Twitter Ads Introduces New Website Conversions Objective to Drive Conversions at Scale
Twitter Ads recently updated its campaign objective types, separating Website Clicks and Website Conversions. Behind the scenes, the Website Clicks objective is simply a new name for the former “Website Clicks or Conversions” objective.
Using data from Twitter website tags and interest and intent signals, Twitter’s targeting algorithm will concentrate impressions on the ads with a higher probability to convert for the campaigns with the Website Conversions objective. If you haven’t seen it, check the drop down menu on the top right, titled Create new campaign.
In this blog post, we’ll cover how to take advantage of Twitter’s new ad Website Clicks and Website Conversions objectives to drive cost-efficient conversions at scale.
Use Cases for Website Clicks
The technology behind this campaign objective is the same as the former “Website Clicks or Conversions” ad objective. However, instead of coupling the two objectives together, you can use the Website Clicks objective strictly for driving traffic to your website. Since Twitter is more frequently used as a news app, a great use case for this type of campaign would be to syndicate news.
For example, if you’re a B2B company, you can syndicate content or news from your blog using this campaign objective. The purpose is to drive readers to your content, but not necessarily drive immediate conversions if you have a longer sales cycle. This is a top of funnel marketing strategy that is low touch and drives quality traffic back to your blog.
Here’s an example:
For B2C companies that have offline conversions, you can use this campaign objective to alert people of a promotion you’re running or generate buzz around a new product.
Below is an example of a B2C ad. If you notice this ad doesn’t feature a call to action in the ad copy, but instead sparks interest to drive traffic back to the website.
Lastly, media outlets that wish to promote news on Twitter can use the Website Clicks objective to sponsor content and drive visitors to its website. The main caveat here is to make sure that the cost per click does not exceed the ad revenue generated from the website, as this would be detrimental to the overall business model.
Understanding Website Conversions
Website Conversions is the new campaign objective that comes with this update. It is important to note that ads using this objective are placed across the entire Twitter Audience Platform, a potential audience of over 800 million on Twitter and thousands of apps and sites on the Twitter Audience Platform. This is best for direct response advertisers that want people to perform specific actions on their sites. To successfully use the Website Conversions campaign, there are a few prerequisites you need to implement.
1. You have to specify the conversion event you wish to advertise for and how much you’re willing to pay for a conversion. These are both required fields in Step 1 of the campaign creation process.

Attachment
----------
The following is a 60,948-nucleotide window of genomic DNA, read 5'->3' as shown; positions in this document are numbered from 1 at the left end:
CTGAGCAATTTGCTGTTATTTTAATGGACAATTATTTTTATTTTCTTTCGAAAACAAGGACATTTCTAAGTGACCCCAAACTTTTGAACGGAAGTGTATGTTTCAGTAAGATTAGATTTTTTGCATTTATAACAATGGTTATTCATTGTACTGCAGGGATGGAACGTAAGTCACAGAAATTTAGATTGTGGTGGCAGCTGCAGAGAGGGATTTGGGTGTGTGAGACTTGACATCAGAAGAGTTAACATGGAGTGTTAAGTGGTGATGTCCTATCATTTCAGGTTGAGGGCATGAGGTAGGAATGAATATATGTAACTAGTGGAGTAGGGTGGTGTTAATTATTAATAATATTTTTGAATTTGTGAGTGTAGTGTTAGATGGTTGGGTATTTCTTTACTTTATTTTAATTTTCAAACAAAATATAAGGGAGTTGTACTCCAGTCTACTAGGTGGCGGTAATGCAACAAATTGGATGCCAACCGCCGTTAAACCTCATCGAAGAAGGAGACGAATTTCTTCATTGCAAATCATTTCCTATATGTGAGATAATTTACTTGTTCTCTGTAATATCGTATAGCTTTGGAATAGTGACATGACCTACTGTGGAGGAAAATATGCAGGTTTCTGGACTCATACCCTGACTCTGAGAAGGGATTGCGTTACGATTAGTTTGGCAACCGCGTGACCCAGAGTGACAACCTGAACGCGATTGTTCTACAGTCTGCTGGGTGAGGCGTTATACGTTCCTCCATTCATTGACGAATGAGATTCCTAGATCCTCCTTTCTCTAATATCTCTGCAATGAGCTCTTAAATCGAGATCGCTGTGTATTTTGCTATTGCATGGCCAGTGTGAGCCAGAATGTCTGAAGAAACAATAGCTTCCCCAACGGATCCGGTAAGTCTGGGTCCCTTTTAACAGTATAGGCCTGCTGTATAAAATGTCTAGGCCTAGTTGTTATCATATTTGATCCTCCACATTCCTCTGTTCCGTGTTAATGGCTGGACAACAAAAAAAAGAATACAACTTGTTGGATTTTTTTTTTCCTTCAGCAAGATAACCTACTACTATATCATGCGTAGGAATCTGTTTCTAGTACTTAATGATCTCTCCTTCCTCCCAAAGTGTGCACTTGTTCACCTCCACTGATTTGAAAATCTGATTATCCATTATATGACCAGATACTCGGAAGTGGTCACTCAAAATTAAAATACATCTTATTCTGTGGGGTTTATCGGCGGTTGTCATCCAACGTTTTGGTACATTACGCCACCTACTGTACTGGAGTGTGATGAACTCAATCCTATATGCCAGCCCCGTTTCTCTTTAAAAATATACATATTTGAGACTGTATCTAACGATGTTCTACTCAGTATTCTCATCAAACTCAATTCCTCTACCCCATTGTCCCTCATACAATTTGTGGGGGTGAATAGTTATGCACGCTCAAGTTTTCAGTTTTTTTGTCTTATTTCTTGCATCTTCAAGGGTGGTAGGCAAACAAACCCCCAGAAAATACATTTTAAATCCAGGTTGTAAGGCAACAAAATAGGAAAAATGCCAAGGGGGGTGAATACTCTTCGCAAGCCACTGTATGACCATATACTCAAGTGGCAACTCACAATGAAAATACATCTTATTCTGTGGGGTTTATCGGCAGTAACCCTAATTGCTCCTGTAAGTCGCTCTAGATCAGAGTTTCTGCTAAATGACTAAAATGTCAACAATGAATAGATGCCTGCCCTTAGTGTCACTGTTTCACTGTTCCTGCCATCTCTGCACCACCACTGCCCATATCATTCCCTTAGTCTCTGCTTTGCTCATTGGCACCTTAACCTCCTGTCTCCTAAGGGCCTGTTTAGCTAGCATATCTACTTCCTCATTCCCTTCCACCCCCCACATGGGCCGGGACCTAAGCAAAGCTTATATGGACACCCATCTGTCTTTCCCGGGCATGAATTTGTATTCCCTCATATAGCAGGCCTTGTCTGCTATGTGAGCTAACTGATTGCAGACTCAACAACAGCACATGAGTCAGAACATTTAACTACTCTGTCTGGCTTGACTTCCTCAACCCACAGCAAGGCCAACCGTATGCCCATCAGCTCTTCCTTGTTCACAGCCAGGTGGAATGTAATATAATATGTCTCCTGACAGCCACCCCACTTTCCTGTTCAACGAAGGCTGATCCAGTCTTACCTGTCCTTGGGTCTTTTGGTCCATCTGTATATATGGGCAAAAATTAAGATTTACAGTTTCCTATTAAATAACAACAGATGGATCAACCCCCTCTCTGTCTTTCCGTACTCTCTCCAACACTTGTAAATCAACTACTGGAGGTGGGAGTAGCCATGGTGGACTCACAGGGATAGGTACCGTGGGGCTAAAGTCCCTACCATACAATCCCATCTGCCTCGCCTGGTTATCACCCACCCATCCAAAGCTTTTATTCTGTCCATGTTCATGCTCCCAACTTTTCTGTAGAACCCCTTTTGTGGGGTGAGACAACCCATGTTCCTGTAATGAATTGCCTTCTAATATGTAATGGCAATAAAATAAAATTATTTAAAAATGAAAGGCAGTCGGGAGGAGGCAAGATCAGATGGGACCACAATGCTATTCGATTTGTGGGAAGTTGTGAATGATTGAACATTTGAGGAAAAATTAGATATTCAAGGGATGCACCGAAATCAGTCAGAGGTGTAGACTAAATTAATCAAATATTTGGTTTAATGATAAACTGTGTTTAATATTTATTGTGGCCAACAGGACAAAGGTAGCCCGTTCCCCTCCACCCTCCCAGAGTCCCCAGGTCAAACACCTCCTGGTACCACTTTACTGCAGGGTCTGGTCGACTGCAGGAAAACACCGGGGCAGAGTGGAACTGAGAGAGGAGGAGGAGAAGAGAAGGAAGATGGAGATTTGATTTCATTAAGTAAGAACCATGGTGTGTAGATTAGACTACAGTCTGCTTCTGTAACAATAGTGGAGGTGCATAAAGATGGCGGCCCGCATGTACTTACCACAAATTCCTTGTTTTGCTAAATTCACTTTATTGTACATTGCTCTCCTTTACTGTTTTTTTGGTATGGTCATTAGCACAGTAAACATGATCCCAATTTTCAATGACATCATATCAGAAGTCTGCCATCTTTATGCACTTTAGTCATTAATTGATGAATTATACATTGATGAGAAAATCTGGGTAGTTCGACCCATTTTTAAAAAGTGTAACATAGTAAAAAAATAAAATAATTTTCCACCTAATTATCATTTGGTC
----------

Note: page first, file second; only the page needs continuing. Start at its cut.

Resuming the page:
2. You must place Twitter’s website tag on its site and connect this behavior to the Twitter audience profiles in the campaign creation settings. This is a new requirement, and if you’re already using the Twitter website tag, your website lists will automatically populate.
After completing these steps, Twitter analyzes the people and data from your website tags and decides who are most likely to convert. Using this information, Twitter can show ads to the most relevant people across the Twitter Audience Platform. Now you can reach logged out users and people who don’t have a Twitter account, but use apps connected to Twitter Ads. In cases where an advertiser’s visitor doesn’t use Twitter, their information is stored in the website tag, and they are retargeted on other sites or apps.
Pricing on Website Conversions
The pricing is still a CPC-based model, so whether the visitor converts or not, you’ll still have to pay for the click. Ideally though, Twitter will now narrow the targeting of the ads to people who are most likely to convert. A recent statement from Twitter claims that advertisers that used this objective type drove 2.5x more conversions from their ads when comparing to the previous Website Clicks or Conversions objective type.
However, because Website Conversions is still in beta and you’re required to pay on a CPC basis, it is important to cross-reference your target CPA against actual performance (conversions) to assess if Twitter’s Website Conversions objective is working for you.
Have you tried this new campaign objective type? What has the performance been like for you? Tell us in the comments below👇!
Alyx Gatti is a product marketing nut, avid coffee enthusiast, and self-proclaimed PPC geek. She’s currently operating the engagement machine @AdStage. You can find her online sharing growth marketing strategies or general nonsensical thoughts about daily life. Follow me @AlyxGatti
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